whose medical histories include at least
one “cardiac event.” If you don’t fall into
either category but still want to safeguard
your ticker, start exercising vigorously for
at least 30 minutes a day and eat more
omega-3-rich fish, such as salmon, tuna,
and mackerel. Just three servings a week
can reduce your heart-attack risk by 24
percent, according to a recent study. If
you’re not keen on fish, take an omega- 3
supplement, aiming for 1,000 milligrams
a day. The best is Lovaza, a prescription
brand that is more concentrated and
purified than over-the-counter varieties.
Also consider adding 2,000 milligrams of
vitamin D to your supplement list; men
with low levels of this vitamin have a
higher risk of cardiovascular disease.
BARRY J. BELLOVIN, M.D.
Dr. Bellovin is a cardiologist at North Shore
University Hospital, in Manhasset, New York,
and a clinical instructor in medicine at New
York University Medical Center.
How can I protect
Manage your online reputation like a
politician controls his public image: Focus
the bulk of your efforts on pursuing your
own positive agenda, and have someone
else take care of day-to-day slanders. Why
is it so important to protect your online
image? Eighty-three percent of executive
recruiters said they use the Internet to
uncover additional information about
candidates, according to a recent survey
by ExecuNet.com, a job-search site for
executives. Here’s what to do:
Harness the power of Google. Google’s
search bots already scour the Internet for
information to index, and if you sign up for
Google Alerts ( google.com/alerts), you’ll
be notified every time they find something
related to your name or business.
Watch where you post. Use only Web
sites that give you control over who can
access and comment on your personal
information. LinkedIn, for example, allows
users to micromanage other users’ access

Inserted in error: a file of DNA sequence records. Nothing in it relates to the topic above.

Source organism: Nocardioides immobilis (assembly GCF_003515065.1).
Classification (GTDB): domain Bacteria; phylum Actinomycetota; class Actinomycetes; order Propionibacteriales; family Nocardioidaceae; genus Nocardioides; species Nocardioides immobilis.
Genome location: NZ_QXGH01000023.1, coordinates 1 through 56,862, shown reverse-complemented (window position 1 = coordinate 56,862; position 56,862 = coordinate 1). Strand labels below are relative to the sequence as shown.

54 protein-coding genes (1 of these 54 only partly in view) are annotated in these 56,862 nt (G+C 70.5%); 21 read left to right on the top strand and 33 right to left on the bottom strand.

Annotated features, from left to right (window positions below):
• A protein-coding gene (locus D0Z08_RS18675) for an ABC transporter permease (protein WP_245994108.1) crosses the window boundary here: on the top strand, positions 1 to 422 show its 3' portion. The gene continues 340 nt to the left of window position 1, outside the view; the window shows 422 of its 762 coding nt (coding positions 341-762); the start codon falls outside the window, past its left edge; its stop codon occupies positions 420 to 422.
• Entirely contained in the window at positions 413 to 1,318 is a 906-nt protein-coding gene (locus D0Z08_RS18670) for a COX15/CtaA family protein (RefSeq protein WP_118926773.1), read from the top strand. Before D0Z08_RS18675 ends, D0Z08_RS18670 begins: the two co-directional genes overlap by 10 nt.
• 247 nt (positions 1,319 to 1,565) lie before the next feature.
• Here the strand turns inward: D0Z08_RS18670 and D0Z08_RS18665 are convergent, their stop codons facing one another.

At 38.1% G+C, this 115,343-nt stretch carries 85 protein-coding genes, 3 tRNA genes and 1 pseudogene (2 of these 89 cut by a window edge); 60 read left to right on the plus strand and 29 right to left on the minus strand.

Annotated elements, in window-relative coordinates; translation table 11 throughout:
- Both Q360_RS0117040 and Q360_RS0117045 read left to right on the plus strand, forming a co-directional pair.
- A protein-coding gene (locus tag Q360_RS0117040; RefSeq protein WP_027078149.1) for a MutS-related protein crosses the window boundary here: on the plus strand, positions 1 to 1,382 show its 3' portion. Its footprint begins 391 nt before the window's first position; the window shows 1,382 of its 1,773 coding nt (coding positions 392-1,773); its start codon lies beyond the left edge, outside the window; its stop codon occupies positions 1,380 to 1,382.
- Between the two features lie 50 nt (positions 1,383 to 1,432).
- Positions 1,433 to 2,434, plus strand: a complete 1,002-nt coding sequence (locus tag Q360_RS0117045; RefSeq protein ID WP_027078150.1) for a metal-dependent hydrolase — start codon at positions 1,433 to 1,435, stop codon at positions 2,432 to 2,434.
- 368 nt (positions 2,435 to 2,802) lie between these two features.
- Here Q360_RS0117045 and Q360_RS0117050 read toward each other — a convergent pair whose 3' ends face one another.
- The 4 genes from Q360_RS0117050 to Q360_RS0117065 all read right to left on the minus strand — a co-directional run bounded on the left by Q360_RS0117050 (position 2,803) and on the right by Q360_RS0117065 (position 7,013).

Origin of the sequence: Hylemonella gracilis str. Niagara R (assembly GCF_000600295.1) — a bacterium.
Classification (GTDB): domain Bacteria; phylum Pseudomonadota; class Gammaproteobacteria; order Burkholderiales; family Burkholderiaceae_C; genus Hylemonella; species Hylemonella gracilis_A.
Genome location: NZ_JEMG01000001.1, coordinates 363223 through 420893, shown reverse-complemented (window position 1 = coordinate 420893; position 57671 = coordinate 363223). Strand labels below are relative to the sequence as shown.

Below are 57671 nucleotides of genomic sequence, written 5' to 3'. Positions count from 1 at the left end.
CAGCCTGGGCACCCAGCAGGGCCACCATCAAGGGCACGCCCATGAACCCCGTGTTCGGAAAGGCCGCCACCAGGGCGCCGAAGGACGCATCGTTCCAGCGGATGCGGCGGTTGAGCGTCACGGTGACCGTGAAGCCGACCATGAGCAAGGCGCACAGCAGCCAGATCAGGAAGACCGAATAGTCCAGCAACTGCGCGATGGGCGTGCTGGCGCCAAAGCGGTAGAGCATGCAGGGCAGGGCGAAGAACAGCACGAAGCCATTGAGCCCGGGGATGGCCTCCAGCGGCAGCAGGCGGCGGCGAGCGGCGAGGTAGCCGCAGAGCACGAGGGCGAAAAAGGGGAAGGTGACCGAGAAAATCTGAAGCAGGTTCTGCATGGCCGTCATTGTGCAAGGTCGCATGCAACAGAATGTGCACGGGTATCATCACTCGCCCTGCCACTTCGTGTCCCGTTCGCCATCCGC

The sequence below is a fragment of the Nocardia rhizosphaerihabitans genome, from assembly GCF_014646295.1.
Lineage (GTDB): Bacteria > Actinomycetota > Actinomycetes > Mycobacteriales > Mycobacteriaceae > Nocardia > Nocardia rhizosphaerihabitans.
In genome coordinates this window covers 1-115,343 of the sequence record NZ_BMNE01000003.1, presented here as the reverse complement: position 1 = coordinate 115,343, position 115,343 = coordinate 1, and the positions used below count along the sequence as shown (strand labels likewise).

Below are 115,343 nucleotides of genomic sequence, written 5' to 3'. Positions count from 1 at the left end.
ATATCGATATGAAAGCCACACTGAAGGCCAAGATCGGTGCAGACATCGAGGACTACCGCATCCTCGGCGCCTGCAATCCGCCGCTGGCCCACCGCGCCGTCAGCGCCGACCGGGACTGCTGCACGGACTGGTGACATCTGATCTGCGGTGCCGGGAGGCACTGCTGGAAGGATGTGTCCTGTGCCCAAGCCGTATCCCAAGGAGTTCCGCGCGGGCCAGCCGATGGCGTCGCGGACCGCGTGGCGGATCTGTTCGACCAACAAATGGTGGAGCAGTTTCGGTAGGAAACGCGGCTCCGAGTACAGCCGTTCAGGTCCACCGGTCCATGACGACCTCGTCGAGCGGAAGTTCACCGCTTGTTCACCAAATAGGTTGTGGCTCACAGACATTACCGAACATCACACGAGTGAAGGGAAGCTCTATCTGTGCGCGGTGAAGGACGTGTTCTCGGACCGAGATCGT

to nearly every aspect of their accounts,
and Craigslist supplies anonymous IDs to
protect its users.
Strike cyberspite from the record.
Rather than waste time and energy
trying to remove slanderous content
yourself, hire an online watchdog
to do it for you. Editor’s suggestion:
Enlist the help of Reputation Defender
( reputationdefender.com). For $15 a
month, this company will monitor what’s
said about you online and attempt to
remove any content you deem undesirable.
Bury slanderous gossip. If you’re unable
to remove slanderous material (newspaper
articles, for example, are nearly impossible
to take down), bury it. Web sites such as
claimid.com and naymz.com allow you
to consolidate favorable Internet content,
and then have that information pop up
whenever someone types your name into a
search engine. Best of all, both services are
free. M. RYAN CALO, J.D.
Calo is a residential fellow at the Center for
Internet and Society at Stanford Law School.
Should I offer cash
incentives for good
No—reach for your wallet only as a last
resort. If you pay for good grades, you may
fail to address the real reasons that your
kid is struggling. Use these tips to help
your child stay motivated:
Focus on the good. Praise can be a
powerful motivator, especially when it’s
specific (e.g., say “Your description of life
in covered wagons is vivid” rather than
“Nice job”). Also, praise what matters:
effort and persistence (e.g., “I’m proud
of the way you’ve stuck with this math
assignment; I know it’s challenging”).
Encourage realistic goals. Your daughter
might have her sights set on a spelling-
bee championship, but make sure she
understands that you’re pleased more by
her hard work than a medal. By encouraging
kids’ sense of accomplishment, you’ll also
help them build self-confidence.
Foster a culture of learning. Make a habit
of discussing what your kids are learning at
school at the dinner table. Spend less time
watching television and more time reading
together. Most important, share your own
enthusiasm about what you learn each day.
In the end, your actions speak much louder
than what you say…or pay.
DEBORAH STIPEK, PH.D.
Stipek, a professor and the dean of the
School of Education at Stanford University,
is the author of Motivated Minds: Raising
Children to Love Learning.
THE BEST ADVISORS most pressing concerns? Write
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Q: My friend was laid off.
Should I pay for his lunch
every time we meet?
Yes, but resist the temptation to use your corporate plastic to treat
him to $25 cheeseburgers at the same places you used to haunt when
you both had jobs. We’re in a recession, buddy. Executives who used
to fly the corporate jet now fly commercial. Once-generous senior
managers are now squabbling over restaurant bills. Adjust your
spending habits accordingly. Keep your business expenses low and
your generosity on a personal basis. But by all means, buy him a club
sandwich. Providing free bacon is what friends are for.
Schwartz is an executive vice president at a Fortune 500
company in New York City.